After 10 days spent traveling 1,750 miles along highway 90, through the plains of South Dakota and Montana, over the Rockies, through the flat lands of eastern Washington, and over the Cascades, they were finally here. The only problem was the Cecil didn’t know exactly where HERE was.
They stopped in Seattle first. The air was cool and smelled of fish, salt, and seaweed. Cecil gasped. She had never seen the ocean before. She tried to imagine her parents crossing an ocean with 8 children, all of them cooped up in a small space in a ship. She couldn’t picture it in her head. She was exhausted after 10 days with two boys in their Model A truck.
Merle and Bobby were antsy, pointing and yelling. They wanted to get out of the car and run along the walkway. But, Clarence wanted to get to Burlington before nightfall. He had cousins there who had written to him about good farmland available for homesteading. And, there was a large Norwegian community up there. He turned the truck north along highway 99. It was a new road, built just 7 years ago, and much smoother than highway 90 had been, especially over the mountain passes.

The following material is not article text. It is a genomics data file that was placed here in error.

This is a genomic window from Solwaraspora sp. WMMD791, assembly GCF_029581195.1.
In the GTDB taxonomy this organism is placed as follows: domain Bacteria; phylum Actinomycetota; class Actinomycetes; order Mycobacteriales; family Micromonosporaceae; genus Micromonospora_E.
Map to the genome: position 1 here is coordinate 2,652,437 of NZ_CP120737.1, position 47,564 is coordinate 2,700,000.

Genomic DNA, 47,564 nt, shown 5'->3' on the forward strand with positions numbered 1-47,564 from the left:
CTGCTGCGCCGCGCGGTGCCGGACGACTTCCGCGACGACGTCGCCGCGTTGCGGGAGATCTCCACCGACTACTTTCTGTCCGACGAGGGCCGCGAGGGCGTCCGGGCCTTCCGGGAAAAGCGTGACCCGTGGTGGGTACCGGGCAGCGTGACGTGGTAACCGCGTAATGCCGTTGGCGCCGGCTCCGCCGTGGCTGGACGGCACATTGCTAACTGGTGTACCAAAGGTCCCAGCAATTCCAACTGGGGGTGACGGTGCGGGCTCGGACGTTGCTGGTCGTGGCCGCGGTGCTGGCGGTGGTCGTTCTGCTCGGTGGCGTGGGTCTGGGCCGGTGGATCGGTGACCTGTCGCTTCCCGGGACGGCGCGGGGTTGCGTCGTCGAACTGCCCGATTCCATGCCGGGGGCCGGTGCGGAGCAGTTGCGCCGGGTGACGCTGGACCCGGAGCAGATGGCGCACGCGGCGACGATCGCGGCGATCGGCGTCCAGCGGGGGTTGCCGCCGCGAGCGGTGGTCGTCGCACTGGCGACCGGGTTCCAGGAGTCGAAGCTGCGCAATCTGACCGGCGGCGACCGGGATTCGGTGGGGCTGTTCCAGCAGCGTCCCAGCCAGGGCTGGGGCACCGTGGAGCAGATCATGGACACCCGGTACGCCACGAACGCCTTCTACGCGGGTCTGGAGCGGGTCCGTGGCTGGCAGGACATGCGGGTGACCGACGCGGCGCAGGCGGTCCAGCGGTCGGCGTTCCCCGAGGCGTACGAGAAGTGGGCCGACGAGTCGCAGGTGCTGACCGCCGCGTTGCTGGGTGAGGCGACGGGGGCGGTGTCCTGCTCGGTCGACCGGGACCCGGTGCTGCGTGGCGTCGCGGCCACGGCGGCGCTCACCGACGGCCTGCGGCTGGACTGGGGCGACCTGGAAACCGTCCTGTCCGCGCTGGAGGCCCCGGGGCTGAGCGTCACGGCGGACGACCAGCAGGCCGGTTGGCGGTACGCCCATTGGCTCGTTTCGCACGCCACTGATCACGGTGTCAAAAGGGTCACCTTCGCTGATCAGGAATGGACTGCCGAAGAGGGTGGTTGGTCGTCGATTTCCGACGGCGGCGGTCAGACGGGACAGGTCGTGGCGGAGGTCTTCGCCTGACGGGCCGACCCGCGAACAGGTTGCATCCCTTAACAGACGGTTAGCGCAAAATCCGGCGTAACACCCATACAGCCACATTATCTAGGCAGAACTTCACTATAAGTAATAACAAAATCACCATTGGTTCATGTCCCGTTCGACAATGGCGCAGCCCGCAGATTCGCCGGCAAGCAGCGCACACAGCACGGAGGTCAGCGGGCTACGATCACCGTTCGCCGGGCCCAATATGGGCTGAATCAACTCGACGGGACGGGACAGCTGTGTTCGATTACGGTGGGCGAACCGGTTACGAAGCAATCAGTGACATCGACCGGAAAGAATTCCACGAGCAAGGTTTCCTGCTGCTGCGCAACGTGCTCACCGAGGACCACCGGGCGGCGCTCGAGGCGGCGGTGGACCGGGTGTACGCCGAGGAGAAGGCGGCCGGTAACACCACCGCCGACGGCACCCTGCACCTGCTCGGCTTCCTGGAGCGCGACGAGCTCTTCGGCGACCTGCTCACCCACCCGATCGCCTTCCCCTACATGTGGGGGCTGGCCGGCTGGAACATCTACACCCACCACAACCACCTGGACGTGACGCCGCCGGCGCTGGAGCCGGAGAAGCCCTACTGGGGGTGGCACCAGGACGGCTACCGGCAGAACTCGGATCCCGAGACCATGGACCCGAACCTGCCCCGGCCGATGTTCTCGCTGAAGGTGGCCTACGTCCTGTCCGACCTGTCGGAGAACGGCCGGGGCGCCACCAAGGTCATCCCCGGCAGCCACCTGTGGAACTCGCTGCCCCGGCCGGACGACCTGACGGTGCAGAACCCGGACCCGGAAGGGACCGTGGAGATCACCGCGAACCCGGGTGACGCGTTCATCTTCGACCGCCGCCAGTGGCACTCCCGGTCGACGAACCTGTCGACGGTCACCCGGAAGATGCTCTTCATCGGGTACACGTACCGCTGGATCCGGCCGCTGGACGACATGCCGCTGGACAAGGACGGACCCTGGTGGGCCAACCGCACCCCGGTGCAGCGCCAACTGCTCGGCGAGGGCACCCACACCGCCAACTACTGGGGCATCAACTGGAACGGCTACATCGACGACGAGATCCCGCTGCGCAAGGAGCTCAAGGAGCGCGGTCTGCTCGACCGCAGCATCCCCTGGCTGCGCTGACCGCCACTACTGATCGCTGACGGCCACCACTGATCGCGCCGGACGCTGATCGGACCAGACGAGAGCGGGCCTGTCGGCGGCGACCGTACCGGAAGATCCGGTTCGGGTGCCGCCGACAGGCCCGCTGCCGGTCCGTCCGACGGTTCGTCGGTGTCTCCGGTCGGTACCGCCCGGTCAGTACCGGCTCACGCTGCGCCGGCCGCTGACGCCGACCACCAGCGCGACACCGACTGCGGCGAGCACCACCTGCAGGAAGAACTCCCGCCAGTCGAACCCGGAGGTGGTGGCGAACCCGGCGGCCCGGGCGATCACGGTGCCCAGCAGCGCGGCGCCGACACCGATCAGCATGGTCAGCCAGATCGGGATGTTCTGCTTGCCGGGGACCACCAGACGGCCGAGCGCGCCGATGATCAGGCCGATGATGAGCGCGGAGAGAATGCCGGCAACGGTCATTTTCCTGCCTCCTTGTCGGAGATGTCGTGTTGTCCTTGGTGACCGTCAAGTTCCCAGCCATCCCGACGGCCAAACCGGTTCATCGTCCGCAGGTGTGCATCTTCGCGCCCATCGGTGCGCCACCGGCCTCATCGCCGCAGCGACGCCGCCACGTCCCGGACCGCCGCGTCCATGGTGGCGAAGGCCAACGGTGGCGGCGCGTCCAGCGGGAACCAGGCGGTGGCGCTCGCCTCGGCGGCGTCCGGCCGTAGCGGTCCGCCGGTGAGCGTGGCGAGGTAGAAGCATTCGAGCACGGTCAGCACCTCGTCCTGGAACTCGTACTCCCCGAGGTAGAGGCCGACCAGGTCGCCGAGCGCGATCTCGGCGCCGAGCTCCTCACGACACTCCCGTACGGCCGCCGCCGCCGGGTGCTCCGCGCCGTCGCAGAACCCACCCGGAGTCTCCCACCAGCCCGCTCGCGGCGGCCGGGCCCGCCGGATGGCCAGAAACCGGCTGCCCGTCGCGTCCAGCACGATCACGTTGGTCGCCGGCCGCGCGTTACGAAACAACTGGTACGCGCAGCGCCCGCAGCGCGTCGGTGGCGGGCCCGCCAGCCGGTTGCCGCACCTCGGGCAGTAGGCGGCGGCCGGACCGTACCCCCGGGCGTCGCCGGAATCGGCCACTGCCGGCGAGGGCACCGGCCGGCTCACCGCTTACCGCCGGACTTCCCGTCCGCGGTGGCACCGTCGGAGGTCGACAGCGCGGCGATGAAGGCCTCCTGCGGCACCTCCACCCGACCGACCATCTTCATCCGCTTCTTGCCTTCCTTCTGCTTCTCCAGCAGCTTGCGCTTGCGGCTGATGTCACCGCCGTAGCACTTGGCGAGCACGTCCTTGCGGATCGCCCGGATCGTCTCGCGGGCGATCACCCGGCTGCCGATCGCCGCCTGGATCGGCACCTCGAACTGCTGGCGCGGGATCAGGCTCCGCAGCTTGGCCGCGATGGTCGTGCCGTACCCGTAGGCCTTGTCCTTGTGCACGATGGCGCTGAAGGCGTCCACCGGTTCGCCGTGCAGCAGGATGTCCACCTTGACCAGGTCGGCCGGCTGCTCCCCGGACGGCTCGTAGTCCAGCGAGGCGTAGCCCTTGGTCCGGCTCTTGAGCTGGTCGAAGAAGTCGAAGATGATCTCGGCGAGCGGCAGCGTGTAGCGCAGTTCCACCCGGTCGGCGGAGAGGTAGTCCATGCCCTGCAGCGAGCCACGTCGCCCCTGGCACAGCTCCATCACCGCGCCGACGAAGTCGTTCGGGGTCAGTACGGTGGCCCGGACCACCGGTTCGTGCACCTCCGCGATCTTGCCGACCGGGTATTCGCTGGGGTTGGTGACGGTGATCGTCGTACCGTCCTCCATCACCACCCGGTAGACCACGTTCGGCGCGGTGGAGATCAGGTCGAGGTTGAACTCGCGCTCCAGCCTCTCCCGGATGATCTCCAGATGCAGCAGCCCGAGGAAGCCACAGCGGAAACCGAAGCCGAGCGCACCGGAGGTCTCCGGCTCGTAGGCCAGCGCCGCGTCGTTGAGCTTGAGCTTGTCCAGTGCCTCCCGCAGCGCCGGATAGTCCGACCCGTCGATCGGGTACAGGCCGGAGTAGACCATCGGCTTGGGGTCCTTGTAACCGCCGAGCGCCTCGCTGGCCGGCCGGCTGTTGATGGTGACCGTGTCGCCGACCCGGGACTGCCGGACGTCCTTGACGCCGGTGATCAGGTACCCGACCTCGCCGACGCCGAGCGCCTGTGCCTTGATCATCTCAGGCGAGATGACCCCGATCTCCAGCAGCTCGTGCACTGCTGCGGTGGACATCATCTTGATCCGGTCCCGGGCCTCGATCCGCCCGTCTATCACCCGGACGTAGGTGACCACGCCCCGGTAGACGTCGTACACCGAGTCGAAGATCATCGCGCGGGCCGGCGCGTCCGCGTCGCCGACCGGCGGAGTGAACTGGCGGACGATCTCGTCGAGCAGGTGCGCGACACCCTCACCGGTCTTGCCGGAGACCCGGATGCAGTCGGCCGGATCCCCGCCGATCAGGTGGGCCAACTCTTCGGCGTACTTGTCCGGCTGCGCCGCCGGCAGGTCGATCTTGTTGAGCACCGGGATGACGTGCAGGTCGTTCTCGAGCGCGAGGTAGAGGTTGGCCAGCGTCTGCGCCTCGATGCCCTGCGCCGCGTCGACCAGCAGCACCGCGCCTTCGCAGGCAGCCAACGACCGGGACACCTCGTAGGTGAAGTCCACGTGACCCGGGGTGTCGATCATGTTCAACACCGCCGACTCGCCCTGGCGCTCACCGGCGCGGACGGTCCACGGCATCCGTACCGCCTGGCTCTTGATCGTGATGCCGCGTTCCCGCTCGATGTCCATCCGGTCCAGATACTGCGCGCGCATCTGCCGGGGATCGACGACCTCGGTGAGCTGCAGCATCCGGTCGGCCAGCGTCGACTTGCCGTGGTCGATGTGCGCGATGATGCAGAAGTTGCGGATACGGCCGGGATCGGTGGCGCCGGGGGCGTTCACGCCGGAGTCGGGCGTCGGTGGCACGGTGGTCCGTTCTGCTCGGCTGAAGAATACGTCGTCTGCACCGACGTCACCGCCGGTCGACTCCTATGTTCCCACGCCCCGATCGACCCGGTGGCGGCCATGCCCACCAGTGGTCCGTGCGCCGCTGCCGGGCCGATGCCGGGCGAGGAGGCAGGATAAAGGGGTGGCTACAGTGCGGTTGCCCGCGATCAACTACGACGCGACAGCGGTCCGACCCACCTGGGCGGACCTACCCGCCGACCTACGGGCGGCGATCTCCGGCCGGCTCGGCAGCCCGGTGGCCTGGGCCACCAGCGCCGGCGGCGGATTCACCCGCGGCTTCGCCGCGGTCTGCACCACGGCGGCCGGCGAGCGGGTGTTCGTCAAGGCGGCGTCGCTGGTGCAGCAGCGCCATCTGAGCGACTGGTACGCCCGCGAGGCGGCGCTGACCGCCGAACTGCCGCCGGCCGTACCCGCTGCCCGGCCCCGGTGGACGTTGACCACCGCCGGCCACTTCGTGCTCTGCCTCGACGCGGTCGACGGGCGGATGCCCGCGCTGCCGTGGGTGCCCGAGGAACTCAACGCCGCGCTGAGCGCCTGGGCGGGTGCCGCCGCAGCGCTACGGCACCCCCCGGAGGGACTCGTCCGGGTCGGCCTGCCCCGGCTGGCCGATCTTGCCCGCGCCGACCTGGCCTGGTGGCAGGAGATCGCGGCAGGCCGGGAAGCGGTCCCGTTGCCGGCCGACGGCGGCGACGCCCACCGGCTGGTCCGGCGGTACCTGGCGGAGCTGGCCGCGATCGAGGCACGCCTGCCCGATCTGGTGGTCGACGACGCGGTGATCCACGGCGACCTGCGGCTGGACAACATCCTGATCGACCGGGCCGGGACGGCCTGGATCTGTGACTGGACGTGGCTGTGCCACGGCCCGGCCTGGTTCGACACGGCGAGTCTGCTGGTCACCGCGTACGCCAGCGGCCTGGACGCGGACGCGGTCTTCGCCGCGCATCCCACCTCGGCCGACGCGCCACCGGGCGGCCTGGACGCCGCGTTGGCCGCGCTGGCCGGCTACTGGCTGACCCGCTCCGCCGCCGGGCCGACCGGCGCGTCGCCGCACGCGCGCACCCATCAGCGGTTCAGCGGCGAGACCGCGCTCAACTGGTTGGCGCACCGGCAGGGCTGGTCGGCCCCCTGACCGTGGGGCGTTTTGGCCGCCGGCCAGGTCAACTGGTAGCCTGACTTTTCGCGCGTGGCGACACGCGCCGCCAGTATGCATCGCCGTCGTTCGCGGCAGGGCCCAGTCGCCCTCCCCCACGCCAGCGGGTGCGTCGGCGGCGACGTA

“EEWW, what’s that smell?” Bobby asked as they drove past Everett. There were huge logs floating in the water. They smelled of stagnant water and wet wood.
“Those logs are floating to the lumber mill,” Clarence explained. “You’ll see them in the river. Don’t you boys ever climb on those logs. People are killed, slipping on the logs and going under. The logs roll over and there’s no way to come up for air.”
“Really?” asked Merle? “It doesn’t look that hard to me.”
“Don’t defy me, Merle,” Clarence said sternly. “I was born south of here, in Tacoma. I grew up around these mills. I know what I’m talking about.”
Merle wisely kept quiet after that.
It was just dusk when the dusty Model A carrying the travel weary Swenson family drove into Burlington. Clarence was pleased at the verdant farmland he had seen from the road. “We can make a good living here,” he told Cecil and the boys.
Cecil couldn’t stop staring at the tall peaks of the snow-covered mountains. They were in a valley surrounded by the Cascades to the east and Olympics to the west. To her dying day, Cecil would love those mountains. They spoke to her.